With Harrison in charge and a consent decree in place, has anything changed in Baltimore? Officer's arrest says maybe so

Sgt. Ethan Newberg, 49, a 24-year Baltimore Police Department officer, is being arrested and charged with second-degree assault, false imprisonment and misconduct. (Phil Davis / Baltimore Sun video)

Baltimore’s new police commissioner, Michael Harrison, talks a good game about his successes in cleaning up the force in New Orleans and about his plans for instituting new accountability here. The consent decree Baltimore signed with the federal government after a post-Freddie Gray investigation found a pervasive pattern of unconstitutional policing makes a lot of promises too. This week, we got a good indication that it all might be for real.

Recall this story from five years ago: In June of 2014, Officer Vincent E. Cosom Jr. was caught on video repeatedly punching a man for no discernible reason at a bus stop near the intersection of North and Greenmount avenues. A city surveillance camera operator flagged the incident that night, and both prosecutors and internal affairs officers were aware of it. Yet the officer remained on the force for three months until the lawyer of the man who was assaulted released video of the incident. Mr. Cosom was suspended from the force a day later, but it would be another six weeks before prosecutors charged him with assault and perjury.


Then consider this one: On May 30 of this year, police say, Sgt. Ethan Newberg was serving a warrant at about 10 p.m. A bystander questioned why Mr. Newberg felt the need to sit the suspect down on the wet sidewalk. Police say the man asked twice but did not raise his voice and then walked away. Police say Sergeant Newberg chased after the man and grabbed him. Another officer tackled the man, handcuffed him and arrested him.

That was a Thursday night. A witness called the police to report the officers’ evident misconduct, but she did not have Sergeant Newberg’s name or other pertinent details. A couple of days later, the department’s body worn camera unit saw the footage as part of its now-routine review of all arrests, and officials there flagged it as a problem. Commissioner Harrison learned of it on Tuesday. Mr. Newberg was supposed to come in on overtime that day (more on that later) but was told to stay home. He was officially suspended as of Wednesday, which was when Mr. Harrison first saw the video, and by Thursday night, he had been arrested and charged with assault, false imprisonment and misconduct.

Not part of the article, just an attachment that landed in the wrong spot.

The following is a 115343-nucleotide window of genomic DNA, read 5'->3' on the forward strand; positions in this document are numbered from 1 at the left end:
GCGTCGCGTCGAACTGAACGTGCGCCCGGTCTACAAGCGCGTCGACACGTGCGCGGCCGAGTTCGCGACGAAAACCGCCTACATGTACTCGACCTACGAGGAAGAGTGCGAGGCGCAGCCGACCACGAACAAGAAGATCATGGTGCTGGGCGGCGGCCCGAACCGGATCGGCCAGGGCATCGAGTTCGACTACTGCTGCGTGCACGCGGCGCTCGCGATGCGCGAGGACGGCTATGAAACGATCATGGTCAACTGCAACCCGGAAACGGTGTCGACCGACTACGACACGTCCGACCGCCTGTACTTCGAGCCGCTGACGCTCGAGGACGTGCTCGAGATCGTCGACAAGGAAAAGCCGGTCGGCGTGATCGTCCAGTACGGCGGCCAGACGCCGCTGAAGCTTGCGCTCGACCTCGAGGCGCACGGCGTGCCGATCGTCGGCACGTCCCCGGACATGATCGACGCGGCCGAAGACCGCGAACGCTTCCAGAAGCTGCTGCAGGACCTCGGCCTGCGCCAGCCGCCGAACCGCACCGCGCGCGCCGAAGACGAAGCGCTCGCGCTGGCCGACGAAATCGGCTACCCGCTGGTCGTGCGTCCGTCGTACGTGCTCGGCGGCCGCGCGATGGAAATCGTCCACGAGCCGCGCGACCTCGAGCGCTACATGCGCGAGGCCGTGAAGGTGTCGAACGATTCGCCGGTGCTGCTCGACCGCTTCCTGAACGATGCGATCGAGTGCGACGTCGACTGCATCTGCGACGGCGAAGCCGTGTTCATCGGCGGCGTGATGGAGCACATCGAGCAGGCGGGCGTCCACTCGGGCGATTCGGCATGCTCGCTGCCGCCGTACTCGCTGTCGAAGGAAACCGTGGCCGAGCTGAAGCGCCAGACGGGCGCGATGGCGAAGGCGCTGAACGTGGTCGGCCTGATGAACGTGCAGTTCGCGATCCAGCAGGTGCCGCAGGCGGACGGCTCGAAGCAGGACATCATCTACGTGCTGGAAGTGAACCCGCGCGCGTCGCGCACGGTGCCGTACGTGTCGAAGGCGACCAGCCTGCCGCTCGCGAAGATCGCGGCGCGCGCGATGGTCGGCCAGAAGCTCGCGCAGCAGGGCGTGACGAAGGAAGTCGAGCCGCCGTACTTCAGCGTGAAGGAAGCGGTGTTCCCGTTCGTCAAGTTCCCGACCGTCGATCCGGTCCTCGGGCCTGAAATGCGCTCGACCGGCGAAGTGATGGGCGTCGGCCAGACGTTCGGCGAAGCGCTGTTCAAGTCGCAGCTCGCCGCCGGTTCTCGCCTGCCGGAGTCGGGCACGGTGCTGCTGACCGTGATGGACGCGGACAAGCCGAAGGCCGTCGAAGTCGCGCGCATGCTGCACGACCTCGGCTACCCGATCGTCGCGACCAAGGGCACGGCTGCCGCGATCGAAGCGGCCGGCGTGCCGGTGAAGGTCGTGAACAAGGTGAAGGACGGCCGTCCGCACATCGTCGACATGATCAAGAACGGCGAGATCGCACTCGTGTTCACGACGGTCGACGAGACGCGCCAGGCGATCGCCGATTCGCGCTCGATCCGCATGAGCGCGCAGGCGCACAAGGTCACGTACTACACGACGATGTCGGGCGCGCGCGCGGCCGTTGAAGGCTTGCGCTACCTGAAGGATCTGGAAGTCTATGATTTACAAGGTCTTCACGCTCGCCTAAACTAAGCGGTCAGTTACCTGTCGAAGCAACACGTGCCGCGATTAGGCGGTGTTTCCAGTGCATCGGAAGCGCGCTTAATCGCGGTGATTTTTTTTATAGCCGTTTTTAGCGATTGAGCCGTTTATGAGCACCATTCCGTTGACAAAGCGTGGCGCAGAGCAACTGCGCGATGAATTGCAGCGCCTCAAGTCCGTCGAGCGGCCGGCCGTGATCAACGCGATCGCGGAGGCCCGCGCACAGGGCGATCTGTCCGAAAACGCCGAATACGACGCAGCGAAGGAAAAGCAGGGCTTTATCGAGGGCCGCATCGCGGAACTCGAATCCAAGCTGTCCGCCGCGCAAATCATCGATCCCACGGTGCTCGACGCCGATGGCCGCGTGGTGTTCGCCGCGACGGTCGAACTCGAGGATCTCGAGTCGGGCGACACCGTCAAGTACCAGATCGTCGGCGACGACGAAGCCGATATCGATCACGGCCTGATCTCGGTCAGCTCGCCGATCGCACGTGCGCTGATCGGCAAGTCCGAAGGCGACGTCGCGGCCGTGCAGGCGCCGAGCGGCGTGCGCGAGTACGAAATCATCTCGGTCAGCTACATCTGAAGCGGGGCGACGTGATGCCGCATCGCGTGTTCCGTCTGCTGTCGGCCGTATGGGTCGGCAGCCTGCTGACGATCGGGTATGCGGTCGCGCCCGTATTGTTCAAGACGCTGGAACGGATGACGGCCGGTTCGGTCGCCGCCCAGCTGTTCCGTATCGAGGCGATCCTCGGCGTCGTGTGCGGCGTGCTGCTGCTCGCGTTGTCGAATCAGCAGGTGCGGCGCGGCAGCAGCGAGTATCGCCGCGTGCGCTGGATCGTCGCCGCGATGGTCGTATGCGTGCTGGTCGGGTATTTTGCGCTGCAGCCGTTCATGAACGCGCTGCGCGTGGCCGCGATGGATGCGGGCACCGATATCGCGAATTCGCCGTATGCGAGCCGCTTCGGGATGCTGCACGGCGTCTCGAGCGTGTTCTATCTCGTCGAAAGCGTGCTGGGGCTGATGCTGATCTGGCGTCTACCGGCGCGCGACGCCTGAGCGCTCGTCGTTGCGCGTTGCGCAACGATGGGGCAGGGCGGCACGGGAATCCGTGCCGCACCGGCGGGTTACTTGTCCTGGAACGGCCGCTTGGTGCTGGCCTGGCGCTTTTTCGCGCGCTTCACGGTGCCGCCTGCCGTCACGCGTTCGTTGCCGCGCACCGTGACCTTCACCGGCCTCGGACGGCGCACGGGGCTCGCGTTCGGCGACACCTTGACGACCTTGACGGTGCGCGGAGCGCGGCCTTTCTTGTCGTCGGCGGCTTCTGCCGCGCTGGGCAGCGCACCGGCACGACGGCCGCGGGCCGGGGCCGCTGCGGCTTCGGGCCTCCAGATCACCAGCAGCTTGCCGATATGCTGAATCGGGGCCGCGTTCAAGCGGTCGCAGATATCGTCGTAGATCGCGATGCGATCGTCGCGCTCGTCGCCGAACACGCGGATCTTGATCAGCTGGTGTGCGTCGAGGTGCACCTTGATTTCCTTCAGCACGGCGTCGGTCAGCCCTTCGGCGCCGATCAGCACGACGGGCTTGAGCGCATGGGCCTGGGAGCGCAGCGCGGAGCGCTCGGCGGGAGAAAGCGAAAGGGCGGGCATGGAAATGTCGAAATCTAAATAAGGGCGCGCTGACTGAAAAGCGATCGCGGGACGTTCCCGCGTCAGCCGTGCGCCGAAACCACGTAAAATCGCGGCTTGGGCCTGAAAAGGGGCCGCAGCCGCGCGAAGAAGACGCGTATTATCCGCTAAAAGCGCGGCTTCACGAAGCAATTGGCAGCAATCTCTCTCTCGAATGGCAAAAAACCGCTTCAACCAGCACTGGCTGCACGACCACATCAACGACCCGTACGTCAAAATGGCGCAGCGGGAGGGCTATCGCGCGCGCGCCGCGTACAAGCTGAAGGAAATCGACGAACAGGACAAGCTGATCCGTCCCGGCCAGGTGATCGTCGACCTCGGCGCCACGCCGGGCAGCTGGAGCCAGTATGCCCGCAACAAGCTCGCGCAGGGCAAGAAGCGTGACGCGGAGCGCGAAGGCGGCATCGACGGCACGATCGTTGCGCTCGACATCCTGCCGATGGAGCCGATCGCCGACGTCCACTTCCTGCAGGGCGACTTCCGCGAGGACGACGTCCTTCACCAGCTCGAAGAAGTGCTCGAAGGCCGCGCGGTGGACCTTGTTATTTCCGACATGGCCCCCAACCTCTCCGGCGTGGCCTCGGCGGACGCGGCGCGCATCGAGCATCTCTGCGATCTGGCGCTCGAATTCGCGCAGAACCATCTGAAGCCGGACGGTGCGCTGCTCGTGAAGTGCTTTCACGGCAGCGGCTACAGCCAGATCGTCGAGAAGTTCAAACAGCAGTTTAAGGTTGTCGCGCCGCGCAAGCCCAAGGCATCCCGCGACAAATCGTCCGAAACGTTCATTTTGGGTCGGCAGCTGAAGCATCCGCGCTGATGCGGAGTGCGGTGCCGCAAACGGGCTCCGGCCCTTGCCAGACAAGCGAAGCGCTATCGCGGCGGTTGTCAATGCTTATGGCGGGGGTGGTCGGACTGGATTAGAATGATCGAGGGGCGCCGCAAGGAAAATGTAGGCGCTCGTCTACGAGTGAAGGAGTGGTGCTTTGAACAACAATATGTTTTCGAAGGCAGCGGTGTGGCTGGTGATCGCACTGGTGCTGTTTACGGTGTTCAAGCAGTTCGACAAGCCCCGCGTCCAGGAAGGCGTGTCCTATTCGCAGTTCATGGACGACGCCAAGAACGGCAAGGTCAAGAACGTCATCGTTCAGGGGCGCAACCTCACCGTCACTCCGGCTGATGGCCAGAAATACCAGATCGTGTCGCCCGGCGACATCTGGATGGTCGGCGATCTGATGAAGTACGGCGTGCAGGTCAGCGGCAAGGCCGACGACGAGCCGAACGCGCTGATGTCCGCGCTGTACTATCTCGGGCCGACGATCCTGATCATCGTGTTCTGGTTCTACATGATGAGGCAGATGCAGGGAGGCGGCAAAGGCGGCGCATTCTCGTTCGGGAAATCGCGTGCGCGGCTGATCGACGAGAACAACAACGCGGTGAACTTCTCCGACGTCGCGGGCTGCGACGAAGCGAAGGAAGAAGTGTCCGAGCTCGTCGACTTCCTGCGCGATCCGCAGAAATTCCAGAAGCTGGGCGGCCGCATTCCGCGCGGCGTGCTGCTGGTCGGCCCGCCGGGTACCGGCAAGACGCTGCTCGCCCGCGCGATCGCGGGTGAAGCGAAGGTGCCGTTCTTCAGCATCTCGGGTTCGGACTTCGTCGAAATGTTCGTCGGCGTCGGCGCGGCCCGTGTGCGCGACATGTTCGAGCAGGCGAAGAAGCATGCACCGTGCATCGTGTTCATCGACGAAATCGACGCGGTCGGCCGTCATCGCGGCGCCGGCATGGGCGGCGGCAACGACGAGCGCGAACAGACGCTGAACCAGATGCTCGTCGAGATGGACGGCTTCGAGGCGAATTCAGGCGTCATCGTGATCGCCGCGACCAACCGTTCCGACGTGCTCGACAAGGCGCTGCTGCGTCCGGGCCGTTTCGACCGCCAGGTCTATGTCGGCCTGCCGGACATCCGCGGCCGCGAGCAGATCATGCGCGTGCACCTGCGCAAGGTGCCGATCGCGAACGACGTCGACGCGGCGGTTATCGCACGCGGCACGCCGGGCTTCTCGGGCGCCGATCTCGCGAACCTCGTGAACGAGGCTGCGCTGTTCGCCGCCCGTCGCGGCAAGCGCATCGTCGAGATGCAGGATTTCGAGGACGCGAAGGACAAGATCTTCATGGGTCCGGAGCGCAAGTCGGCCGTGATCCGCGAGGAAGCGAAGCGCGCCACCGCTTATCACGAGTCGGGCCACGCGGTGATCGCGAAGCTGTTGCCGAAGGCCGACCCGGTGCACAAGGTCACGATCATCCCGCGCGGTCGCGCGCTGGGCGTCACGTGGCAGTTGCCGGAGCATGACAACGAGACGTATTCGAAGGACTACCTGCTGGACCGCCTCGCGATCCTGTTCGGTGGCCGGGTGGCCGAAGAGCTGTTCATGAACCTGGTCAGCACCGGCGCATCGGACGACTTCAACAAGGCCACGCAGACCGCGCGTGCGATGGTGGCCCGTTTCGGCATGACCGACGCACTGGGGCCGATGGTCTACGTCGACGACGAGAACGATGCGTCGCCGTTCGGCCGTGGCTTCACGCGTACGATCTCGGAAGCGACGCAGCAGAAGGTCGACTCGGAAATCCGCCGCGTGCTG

To recap: In 2014, pre-Freddie Gray, pre-consent decree, and four police commissioners ago, it took just shy of 20 weeks between the time police were aware of an evident act of officer misconduct and his arrest, and even that probably wouldn’t have happened if the victim hadn’t sued and if he hadn’t hired some media-savvy attorneys. In 2019, under the consent decree and Commissioner Harrison, it was almost precisely one week — down to the hour — between misconduct and arrest. And this time we weren’t talking about an officer punching someone; we were talking about an unconstitutional arrest.

“I was recruited and brought here to be that kind of commissioner and to deal with the issues we’re dealing with,” Mr. Harrison said in an interview. “We’re working to rebuild and regain the public trust, and by the way to regain the trust of the men and women of the department who are looking for all our members to perform the right way. … One bad thing makes it harder for all of us.”

There are still some loose end the department needs to clear up. The other officer on the scene — who has not been named but is of lower rank and experience than Mr. Newberg — actually made the arrest and engaged in a discussion with Sergeant Newberg about the ostensible reason for it. What went on the police report was not at all what actually happened, Mr. Harrison said. Will that officer also face discipline or charges? And what of Mr. Newberg’s whopping $248,000 in pay in fiscal 2018, most of it due to overtime? Even putting aside questions about the BPD’s historically lax controls on overtime, as documented in an audit last year and made obvious through the Gun Trace Task Force scandal, shouldn’t so much overtime worked by one officer at least raise red flags for possible burnout?

Nonetheless, we can’t help but see the department’s actions as encouraging. The department now has body cameras to document possible officer misconduct, internal procedures to flag questionable incidents and a commissioner who did not hesitate to do something about it. That should be routine, but compared to where we were, it’s real progress.